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Google’s Plus Operator, No Longer Available


The plus operator from Google Search was useful to highlight one or more keywords that had to be included in the search results exactly as you typed them. If you search for [ai], Google matches terms like “artificial intelligence”, “Amnesty International”, “Art Institutes”, “Appraisal Institute”, “Adobe Illustrator” and that’s not so useful. To restrict the results to pages that include “ai”, you had to replace your query with [+ai]. Unfortunately, the plus operator is no longer available and you now have to use quotation marks even for single words and search for [“ai”].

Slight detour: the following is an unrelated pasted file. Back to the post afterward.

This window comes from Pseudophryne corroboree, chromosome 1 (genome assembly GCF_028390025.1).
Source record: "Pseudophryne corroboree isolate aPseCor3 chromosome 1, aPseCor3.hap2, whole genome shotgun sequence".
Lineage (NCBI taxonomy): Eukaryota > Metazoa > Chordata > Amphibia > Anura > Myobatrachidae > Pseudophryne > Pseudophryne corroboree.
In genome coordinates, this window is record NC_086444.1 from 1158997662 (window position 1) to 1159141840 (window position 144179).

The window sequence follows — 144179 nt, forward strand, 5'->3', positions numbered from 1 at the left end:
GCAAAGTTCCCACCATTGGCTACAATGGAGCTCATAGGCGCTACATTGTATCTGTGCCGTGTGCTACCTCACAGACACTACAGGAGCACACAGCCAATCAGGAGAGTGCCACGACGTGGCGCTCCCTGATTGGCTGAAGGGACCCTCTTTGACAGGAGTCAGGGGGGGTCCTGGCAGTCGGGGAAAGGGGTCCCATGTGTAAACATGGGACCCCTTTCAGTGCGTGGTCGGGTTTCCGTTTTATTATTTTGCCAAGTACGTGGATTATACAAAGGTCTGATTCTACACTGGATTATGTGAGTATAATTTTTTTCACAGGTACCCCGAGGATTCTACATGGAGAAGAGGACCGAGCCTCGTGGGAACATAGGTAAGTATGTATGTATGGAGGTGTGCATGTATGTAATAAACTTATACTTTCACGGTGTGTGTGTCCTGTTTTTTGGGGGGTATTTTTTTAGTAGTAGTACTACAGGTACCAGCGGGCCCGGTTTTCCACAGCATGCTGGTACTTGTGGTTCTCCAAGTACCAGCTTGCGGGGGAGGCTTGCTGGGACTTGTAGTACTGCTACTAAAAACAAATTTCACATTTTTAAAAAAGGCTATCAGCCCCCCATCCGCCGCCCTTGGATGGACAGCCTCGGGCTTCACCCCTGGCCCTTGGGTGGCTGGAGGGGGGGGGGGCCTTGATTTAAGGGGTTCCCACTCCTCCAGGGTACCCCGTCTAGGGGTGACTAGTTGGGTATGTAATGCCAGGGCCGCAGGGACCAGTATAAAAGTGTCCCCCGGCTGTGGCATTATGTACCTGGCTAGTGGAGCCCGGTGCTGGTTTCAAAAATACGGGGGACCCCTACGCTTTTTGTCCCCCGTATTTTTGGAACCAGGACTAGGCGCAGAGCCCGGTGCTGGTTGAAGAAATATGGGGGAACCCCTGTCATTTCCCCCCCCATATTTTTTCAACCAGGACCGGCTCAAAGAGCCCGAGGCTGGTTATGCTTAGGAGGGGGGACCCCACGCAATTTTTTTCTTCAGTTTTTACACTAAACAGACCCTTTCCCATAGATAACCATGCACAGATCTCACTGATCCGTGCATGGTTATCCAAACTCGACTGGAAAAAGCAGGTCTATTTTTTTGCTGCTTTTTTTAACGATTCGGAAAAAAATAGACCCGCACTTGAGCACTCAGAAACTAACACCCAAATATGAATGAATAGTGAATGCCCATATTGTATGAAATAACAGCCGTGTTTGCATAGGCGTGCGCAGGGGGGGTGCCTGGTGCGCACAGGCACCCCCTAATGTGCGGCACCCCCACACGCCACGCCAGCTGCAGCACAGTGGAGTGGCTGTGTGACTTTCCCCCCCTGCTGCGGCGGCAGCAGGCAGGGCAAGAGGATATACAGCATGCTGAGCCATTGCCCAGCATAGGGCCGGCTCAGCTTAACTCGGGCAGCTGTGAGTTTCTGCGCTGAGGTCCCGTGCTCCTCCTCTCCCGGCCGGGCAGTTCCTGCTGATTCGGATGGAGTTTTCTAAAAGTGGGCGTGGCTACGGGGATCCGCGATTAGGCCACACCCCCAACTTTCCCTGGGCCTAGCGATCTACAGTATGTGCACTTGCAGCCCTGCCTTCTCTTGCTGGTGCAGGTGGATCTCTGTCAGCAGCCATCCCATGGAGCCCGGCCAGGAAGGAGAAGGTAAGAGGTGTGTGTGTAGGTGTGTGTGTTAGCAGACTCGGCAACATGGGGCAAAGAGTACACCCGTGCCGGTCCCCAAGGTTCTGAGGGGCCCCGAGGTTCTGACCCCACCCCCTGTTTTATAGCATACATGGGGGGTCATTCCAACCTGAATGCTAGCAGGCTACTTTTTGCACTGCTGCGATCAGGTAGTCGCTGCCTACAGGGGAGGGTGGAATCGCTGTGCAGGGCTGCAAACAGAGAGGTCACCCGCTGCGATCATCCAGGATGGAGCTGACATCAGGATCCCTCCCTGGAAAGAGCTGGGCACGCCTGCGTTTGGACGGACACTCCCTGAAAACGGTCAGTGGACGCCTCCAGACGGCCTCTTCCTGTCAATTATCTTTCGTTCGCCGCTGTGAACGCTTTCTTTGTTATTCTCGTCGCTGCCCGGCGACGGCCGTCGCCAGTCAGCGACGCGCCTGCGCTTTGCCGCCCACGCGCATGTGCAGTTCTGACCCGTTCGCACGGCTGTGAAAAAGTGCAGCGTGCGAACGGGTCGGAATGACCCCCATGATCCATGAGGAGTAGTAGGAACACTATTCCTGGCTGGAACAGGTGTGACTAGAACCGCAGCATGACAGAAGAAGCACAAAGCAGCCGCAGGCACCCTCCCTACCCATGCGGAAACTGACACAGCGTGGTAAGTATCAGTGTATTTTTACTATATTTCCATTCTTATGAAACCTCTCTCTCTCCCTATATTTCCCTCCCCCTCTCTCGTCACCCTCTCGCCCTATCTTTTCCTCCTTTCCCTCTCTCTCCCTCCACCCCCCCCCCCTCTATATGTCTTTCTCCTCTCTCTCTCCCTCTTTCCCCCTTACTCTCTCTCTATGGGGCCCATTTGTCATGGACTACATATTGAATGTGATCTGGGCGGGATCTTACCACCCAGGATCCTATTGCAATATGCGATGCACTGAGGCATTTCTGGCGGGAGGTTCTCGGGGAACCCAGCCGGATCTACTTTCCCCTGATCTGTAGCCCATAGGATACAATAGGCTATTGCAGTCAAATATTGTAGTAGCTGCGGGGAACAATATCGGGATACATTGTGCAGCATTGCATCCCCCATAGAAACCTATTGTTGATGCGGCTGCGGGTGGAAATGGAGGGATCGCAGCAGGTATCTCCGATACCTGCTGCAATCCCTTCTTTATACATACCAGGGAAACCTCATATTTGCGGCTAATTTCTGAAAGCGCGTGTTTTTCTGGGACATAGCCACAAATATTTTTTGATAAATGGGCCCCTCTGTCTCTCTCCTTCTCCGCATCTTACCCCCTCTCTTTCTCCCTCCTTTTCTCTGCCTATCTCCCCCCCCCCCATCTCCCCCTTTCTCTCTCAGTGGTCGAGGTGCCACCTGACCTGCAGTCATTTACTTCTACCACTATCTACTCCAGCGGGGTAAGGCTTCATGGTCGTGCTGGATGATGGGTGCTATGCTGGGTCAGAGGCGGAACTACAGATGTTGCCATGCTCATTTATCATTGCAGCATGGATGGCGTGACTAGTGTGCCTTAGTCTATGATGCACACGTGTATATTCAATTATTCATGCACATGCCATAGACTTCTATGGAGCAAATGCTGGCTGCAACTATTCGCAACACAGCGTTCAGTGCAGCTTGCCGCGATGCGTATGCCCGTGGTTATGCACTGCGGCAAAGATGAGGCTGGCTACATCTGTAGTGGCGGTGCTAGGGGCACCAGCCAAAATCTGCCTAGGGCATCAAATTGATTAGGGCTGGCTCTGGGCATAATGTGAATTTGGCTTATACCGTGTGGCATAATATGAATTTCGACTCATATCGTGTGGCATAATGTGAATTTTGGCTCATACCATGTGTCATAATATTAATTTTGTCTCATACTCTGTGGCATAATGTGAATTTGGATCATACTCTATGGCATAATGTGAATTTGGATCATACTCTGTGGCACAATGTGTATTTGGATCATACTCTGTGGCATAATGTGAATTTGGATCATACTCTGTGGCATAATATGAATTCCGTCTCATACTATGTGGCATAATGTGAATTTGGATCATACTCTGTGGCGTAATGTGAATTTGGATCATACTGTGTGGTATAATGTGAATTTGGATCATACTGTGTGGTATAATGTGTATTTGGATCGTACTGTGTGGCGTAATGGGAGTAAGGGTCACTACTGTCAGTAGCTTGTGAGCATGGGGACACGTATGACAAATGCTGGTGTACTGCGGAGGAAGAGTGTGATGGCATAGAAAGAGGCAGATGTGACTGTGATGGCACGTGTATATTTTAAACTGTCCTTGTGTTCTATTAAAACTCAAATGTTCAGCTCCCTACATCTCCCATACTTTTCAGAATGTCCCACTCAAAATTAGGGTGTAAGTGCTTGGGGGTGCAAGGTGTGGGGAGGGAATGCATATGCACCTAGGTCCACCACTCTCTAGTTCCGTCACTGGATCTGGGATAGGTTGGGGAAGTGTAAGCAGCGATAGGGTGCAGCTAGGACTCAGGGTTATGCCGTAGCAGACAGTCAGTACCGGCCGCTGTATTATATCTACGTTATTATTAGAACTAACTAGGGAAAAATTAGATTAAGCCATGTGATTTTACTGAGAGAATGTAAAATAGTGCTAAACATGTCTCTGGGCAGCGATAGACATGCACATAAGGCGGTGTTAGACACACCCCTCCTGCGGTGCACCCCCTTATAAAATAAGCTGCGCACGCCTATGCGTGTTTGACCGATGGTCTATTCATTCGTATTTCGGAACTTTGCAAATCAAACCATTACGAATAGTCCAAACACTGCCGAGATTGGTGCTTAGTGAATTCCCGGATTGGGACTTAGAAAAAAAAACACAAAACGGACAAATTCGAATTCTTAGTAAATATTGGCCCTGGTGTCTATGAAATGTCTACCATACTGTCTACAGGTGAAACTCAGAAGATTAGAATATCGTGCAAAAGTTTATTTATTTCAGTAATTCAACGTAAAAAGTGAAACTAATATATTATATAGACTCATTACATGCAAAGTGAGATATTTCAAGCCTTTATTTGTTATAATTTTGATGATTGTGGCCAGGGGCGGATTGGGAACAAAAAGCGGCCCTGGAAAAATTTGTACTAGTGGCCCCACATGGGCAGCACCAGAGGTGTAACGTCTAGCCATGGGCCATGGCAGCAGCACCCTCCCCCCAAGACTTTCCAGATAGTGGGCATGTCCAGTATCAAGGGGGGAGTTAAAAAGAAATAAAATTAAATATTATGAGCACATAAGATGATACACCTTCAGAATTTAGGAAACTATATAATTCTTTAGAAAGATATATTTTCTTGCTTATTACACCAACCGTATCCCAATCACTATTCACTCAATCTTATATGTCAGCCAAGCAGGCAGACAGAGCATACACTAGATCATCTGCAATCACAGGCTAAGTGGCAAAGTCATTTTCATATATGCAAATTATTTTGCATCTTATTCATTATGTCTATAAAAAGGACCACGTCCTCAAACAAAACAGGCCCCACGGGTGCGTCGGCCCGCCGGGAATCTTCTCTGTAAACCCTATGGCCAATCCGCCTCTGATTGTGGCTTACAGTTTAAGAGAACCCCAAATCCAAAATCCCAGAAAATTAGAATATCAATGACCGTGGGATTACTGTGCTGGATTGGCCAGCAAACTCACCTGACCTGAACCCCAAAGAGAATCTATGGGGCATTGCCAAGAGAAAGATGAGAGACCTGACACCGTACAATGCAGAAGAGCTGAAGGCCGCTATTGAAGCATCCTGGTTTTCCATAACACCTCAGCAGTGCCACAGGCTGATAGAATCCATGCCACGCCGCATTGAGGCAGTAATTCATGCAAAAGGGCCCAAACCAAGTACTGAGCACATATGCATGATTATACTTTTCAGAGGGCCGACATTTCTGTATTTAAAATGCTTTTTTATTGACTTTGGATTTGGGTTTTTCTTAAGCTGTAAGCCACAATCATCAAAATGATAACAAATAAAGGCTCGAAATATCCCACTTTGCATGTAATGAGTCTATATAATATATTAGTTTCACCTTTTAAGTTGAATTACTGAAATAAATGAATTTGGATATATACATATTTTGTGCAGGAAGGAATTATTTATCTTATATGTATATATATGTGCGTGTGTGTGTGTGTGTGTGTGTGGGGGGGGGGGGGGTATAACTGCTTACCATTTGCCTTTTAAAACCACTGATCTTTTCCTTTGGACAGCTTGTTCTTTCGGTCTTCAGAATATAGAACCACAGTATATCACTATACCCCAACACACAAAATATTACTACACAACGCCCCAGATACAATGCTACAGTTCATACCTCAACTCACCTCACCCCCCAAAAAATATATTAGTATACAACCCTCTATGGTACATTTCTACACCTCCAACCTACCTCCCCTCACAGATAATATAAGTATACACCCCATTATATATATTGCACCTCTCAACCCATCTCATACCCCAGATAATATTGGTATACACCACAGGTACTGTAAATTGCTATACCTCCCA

“Google employs synonyms automatically, so that it finds pages that mention, for example, childcare for the query [ child care ] (with a space), or California history for the query [ ca history ]. But sometimes Google helps out a little too much and gives you a synonym when you don’t really want it. By putting double quotes around a single word, you are telling Google to match that word precisely as you typed it,” informs the Web Search help center.

The plus operator was easier to use for single words and it was intuitive, considering that the minus operator is employed to exclude results that contain a certain word. Maybe Google wants to use the operator to integrate Web Search with Google+.

By Google Operation System. Read the announcement here.